Taking control of your debt and learning to live within your means will enhance your chances for a sound financial future.

"Chuckle of the month"

From the mouths of babes

A class of first-graders were given the first half of some familiar proverbs and asked to come up with the rest. Their responses: 

*Strike while the. . . . . .bug is close 

*It's always darkest before. . . . . .Daylight Savings Time 

*Never underestimate the power of. . . . . .termites 

*You can lead a horse to water but. . . . . .how? 

*Don't bite the hand that. . . . . .looks dirty 

*A miss is as good as a. . . . . .Mr. 

*You can't teach an old dog new. . . . . .math 

*If you lie down with dogs you'll. . . . . .stink in the morning 

*An idle mind is. . . . . .the best way to relax 

*Happy the bride who. . . . . .gets all the presents 

*A penny saved is. . . . . .not much 

*Two's company, three's. . . . . .the Musketeers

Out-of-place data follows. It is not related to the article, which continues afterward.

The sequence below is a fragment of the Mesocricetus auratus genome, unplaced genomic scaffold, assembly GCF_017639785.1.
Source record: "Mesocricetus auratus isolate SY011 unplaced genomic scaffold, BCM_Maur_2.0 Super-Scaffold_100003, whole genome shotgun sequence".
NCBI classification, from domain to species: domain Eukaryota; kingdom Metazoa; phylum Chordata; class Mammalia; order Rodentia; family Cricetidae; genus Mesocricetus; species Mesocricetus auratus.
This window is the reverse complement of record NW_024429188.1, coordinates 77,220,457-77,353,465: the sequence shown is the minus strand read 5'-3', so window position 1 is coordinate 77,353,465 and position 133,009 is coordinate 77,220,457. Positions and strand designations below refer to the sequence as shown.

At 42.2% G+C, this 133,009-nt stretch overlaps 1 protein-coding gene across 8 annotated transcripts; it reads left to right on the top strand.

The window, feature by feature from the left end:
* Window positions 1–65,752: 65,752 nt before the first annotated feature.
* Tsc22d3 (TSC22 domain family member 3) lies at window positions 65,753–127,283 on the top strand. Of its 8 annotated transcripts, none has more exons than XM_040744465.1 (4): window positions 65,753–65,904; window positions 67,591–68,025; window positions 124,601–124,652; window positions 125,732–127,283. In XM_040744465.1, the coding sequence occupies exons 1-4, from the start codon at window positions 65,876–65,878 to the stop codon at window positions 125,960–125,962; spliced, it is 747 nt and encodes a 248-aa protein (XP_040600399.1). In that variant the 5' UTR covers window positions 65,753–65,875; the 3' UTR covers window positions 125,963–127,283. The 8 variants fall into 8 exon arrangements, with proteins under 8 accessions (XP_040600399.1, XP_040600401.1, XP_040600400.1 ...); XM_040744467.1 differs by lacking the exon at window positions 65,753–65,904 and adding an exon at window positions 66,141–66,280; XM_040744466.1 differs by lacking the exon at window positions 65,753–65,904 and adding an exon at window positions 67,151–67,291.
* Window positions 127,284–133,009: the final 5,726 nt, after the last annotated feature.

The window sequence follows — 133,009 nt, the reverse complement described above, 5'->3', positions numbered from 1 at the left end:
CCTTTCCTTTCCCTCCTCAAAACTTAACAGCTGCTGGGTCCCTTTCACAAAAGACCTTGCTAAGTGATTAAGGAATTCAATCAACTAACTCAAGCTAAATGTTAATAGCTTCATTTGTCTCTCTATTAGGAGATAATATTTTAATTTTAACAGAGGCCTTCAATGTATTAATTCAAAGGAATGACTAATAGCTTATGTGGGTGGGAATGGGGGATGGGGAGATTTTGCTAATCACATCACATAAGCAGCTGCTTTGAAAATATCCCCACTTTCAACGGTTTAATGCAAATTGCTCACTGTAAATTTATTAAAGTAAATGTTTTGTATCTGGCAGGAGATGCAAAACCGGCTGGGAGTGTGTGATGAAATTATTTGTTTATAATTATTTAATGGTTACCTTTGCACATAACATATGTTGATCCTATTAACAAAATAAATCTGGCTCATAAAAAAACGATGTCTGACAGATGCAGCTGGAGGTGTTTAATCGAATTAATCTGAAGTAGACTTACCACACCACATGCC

*Laugh and the whole world laughs with you, cry
and. . . . . .you have to blow your nose 

*Children should be seen and not. . . . . .spanked or grounded 

*If at first you don't succeed. . . . . .get new batteries 

*You get out of something what you. . . . . .see picture on the box 

*When the blind leadeth the blind. . . . . .get out of the way 


ONLINE ADVISOR is issued monthly to provide useful information. Return to this site every month for helpful tax-cutting suggestions, business information, and financial strategies. 
The information contained in this site is of a general nature and should not be acted upon in your specific situation without further details and/or professional assistance.

If you would like more information on anything in ONLINE ADVISOR, or if you'd like to be on our mailing list to receive other tax, business, or financial strategy information from time to time, please contact our office. We're here to help you minimize your taxes, manage your business more profitably, and identify financial strategies suited to your situation.


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Copyright 1998 Richard C. Woodbury P.C. CPA